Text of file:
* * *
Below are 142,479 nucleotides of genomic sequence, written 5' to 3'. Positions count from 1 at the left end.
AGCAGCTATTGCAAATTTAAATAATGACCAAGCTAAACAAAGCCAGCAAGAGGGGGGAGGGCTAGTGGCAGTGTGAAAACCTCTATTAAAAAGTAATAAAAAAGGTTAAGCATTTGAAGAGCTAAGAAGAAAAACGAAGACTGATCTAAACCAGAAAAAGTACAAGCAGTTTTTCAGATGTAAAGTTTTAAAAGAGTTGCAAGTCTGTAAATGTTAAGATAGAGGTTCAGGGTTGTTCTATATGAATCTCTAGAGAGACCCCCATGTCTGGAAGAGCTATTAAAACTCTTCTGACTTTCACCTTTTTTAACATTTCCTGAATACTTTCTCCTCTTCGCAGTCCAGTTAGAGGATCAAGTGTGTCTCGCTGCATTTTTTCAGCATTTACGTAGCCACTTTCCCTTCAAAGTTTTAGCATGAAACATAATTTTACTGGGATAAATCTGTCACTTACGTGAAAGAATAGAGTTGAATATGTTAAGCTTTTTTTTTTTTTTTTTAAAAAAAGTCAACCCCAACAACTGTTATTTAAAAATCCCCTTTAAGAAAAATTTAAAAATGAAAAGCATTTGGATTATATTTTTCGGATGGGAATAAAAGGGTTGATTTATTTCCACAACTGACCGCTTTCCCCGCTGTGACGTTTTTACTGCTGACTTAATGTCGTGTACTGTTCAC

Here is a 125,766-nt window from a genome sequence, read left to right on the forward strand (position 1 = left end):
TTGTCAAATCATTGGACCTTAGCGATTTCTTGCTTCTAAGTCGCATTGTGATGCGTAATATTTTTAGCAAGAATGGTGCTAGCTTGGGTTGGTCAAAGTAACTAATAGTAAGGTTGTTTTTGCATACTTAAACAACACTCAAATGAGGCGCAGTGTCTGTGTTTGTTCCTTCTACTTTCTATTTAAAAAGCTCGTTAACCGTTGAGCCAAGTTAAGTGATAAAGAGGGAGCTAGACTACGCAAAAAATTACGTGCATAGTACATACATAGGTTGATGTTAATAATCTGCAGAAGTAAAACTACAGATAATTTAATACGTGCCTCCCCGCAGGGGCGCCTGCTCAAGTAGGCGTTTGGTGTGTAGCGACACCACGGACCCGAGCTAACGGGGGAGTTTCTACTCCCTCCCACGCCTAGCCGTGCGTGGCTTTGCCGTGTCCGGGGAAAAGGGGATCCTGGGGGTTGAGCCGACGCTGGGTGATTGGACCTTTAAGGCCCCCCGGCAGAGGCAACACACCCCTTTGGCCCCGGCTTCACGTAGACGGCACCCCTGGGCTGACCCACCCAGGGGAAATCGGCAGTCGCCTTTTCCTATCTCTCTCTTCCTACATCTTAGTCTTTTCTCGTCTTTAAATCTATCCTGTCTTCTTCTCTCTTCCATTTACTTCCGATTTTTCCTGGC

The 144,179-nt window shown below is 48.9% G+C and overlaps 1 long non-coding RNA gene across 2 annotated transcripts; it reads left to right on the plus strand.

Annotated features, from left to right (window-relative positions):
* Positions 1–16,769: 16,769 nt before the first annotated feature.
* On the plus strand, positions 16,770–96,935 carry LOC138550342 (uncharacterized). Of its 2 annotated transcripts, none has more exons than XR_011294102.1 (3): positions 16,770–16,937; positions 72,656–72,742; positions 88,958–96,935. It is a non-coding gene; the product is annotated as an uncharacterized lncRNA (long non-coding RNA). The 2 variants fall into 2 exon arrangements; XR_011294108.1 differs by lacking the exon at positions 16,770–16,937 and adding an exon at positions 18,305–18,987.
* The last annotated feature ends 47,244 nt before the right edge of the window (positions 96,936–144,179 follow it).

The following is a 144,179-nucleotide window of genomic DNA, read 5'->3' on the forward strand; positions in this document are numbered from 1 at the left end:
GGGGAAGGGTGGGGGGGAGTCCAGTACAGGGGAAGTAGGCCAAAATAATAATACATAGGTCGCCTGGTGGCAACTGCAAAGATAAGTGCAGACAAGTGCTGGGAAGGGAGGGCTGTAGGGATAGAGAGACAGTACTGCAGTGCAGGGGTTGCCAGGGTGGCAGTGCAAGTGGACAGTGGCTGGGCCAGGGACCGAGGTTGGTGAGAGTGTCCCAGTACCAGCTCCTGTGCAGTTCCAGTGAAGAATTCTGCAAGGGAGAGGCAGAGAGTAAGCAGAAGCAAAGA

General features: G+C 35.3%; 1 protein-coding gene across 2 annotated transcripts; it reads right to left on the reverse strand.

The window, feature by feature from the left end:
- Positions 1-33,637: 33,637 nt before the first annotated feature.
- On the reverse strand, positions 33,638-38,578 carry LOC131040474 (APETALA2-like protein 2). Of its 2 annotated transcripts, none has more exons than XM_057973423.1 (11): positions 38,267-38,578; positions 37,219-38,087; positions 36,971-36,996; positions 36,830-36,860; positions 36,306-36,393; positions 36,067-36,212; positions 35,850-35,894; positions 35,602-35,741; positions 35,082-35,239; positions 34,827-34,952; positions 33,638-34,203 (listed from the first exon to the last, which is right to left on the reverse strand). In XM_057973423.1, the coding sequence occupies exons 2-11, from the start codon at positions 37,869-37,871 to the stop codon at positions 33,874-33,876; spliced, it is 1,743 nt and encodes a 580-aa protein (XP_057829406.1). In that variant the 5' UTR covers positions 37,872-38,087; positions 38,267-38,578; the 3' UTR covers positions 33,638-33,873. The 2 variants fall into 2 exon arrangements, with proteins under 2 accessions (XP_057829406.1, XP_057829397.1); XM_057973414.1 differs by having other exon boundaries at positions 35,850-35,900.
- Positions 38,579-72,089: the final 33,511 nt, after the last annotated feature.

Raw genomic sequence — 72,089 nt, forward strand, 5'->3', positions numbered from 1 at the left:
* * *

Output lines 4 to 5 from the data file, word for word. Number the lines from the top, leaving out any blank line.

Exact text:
TTGTCAAATCATTGGACCTTAGCGATTTCTTGCTTCTAAGTCGCATTGTGATGCGTAATATTTTTAGCAAGAATGGTGCTAGCTTGGGTTGGTCAAAGTAACTAATAGTAAGGTTGTTTTTGCATACTTAAACAACACTCAAATGAGGCGCAGTGTCTGTGTTTGTTCCTTCTACTTTCTATTTAAAAAGCTCGTTAACCGTTGAGCCAAGTTAAGTGATAAAGAGGGAGCTAGACTACGCAAAAAATTACGTGCATAGTACATACATAGGTTGATGTTAATAATCTGCAGAAGTAAAACTACAGATAATTTAATACGTGCCTCCCCGCAGGGGCGCCTGCTCAAGTAGGCGTTTGGTGTGTAGCGACACCACGGACCCGAGCTAACGGGGGAGTTTCTACTCCCTCCCACGCCTAGCCGTGCGTGGCTTTGCCGTGTCCGGGGAAAAGGGGATCCTGGGGGTTGAGCCGACGCTGGGTGATTGGACCTTTAAGGCCCCCCGGCAGAGGCAACACACCCCTTTGGCCCCGGCTTCACGTAGACGGCACCCCTGGGCTGACCCACCCAGGGGAAATCGGCAGTCGCCTTTTCCTATCTCTCTCTTCCTACATCTTAGTCTTTTCTCGTCTTTAAATCTATCCTGTCTTCTTCTCTCTTCCATTTACTTCCGATTTTTCCTGGC

The 144,179-nt window shown below is 48.9% G+C and overlaps 1 long non-coding RNA gene across 2 annotated transcripts; it reads left to right on the plus strand.